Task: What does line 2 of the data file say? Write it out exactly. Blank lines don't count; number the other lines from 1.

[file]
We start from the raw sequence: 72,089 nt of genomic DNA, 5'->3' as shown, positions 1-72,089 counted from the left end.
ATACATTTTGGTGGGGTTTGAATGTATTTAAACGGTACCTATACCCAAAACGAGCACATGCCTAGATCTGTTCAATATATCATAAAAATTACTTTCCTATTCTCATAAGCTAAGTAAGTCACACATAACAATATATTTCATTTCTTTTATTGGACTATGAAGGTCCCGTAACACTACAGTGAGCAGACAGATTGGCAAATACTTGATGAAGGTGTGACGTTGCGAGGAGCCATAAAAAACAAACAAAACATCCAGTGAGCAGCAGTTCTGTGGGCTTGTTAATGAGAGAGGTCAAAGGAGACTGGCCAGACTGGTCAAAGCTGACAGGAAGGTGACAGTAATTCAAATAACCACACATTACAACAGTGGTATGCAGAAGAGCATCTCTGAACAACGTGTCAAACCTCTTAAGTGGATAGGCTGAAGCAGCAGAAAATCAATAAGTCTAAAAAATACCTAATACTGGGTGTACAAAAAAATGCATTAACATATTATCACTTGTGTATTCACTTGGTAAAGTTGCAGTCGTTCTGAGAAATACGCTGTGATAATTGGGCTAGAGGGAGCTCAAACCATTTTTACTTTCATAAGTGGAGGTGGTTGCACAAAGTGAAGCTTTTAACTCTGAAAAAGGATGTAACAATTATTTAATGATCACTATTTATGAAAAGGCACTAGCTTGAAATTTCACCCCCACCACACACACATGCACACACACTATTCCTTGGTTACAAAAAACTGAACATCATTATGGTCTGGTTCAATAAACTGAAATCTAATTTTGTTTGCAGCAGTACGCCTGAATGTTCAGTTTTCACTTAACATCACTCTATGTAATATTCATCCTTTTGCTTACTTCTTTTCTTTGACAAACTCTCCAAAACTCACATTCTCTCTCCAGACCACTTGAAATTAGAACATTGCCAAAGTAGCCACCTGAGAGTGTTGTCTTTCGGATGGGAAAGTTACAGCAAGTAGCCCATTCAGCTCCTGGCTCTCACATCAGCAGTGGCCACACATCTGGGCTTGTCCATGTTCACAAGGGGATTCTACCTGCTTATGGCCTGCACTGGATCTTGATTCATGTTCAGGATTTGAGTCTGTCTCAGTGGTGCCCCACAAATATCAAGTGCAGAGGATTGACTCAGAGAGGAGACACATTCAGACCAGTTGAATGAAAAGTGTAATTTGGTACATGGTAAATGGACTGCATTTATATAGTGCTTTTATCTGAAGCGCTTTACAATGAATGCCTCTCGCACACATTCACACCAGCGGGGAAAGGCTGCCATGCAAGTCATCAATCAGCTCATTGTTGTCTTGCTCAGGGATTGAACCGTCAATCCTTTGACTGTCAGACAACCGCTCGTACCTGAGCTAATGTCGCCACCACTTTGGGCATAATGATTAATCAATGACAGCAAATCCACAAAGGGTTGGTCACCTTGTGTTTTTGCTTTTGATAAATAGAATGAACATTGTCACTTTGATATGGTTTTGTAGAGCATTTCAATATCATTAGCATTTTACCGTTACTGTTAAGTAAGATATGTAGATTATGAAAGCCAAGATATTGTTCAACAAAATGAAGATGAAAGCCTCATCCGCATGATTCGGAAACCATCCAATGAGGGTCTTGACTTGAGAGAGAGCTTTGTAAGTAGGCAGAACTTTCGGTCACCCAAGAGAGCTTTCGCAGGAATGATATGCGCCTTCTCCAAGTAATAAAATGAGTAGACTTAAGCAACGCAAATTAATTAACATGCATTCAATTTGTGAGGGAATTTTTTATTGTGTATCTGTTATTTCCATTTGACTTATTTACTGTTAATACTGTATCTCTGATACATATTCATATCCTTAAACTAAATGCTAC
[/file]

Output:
ATACATTTTGGTGGGGTTTGAATGTATTTAAACGGTACCTATACCCAAAACGAGCACATGCCTAGATCTGTTCAATATATCATAAAAATTACTTTCCTATTCTCATAAGCTAAGTAAGTCACACATAACAATATATTTCATTTCTTTTATTGGACTATGAAGGTCCCGTAACACTACAGTGAGCAGACAGATTGGCAAATACTTGATGAAGGTGTGACGTTGCGAGGAGCCATAAAAAACAAACAAAACATCCAGTGAGCAGCAGTTCTGTGGGCTTGTTAATGAGAGAGGTCAAAGGAGACTGGCCAGACTGGTCAAAGCTGACAGGAAGGTGACAGTAATTCAAATAACCACACATTACAACAGTGGTATGCAGAAGAGCATCTCTGAACAACGTGTCAAACCTCTTAAGTGGATAGGCTGAAGCAGCAGAAAATCAATAAGTCTAAAAAATACCTAATACTGGGTGTACAAAAAAATGCATTAACATATTATCACTTGTGTATTCACTTGGTAAAGTTGCAGTCGTTCTGAGAAATACGCTGTGATAATTGGGCTAGAGGGAGCTCAAACCATTTTTACTTTCATAAGTGGAGGTGGTTGCACAAAGTGAAGCTTTTAACTCTGAAAAAGGATGTAACAATTATTTAATGATCACTATTTATGAAAAGGCACTAGCTTGAAATTTCACCCCCACCACACACACATGCACACACACTATTCCTTGGTTACAAAAAACTGAACATCATTATGGTCTGGTTCAATAAACTGAAATCTAATTTTGTTTGCAGCAGTACGCCTGAATGTTCAGTTTTCACTTAACATCACTCTATGTAATATTCATCCTTTTGCTTACTTCTTTTCTTTGACAAACTCTCCAAAACTCACATTCTCTCTCCAGACCACTTGAAATTAGAACATTGCCAAAGTAGCCACCTGAGAGTGTTGTCTTTCGGATGGGAAAGTTACAGCAAGTAGCCCATTCAGCTCCTGGCTCTCACATCAGCAGTGGCCACACATCTGGGCTTGTCCATGTTCACAAGGGGATTCTACCTGCTTATGGCCTGCACTGGATCTTGATTCATGTTCAGGATTTGAGTCTGTCTCAGTGGTGCCCCACAAATATCAAGTGCAGAGGATTGACTCAGAGAGGAGACACATTCAGACCAGTTGAATGAAAAGTGTAATTTGGTACATGGTAAATGGACTGCATTTATATAGTGCTTTTATCTGAAGCGCTTTACAATGAATGCCTCTCGCACACATTCACACCAGCGGGGAAAGGCTGCCATGCAAGTCATCAATCAGCTCATTGTTGTCTTGCTCAGGGATTGAACCGTCAATCCTTTGACTGTCAGACAACCGCTCGTACCTGAGCTAATGTCGCCACCACTTTGGGCATAATGATTAATCAATGACAGCAAATCCACAAAGGGTTGGTCACCTTGTGTTTTTGCTTTTGATAAATAGAATGAACATTGTCACTTTGATATGGTTTTGTAGAGCATTTCAATATCATTAGCATTTTACCGTTACTGTTAAGTAAGATATGTAGATTATGAAAGCCAAGATATTGTTCAACAAAATGAAGATGAAAGCCTCATCCGCATGATTCGGAAACCATCCAATGAGGGTCTTGACTTGAGAGAGAGCTTTGTAAGTAGGCAGAACTTTCGGTCACCCAAGAGAGCTTTCGCAGGAATGATATGCGCCTTCTCCAAGTAATAAAATGAGTAGACTTAAGCAACGCAAATTAATTAACATGCATTCAATTTGTGAGGGAATTTTTTATTGTGTATCTGTTATTTCCATTTGACTTATTTACTGTTAATACTGTATCTCTGATACATATTCATATCCTTAAACTAAATGCTAC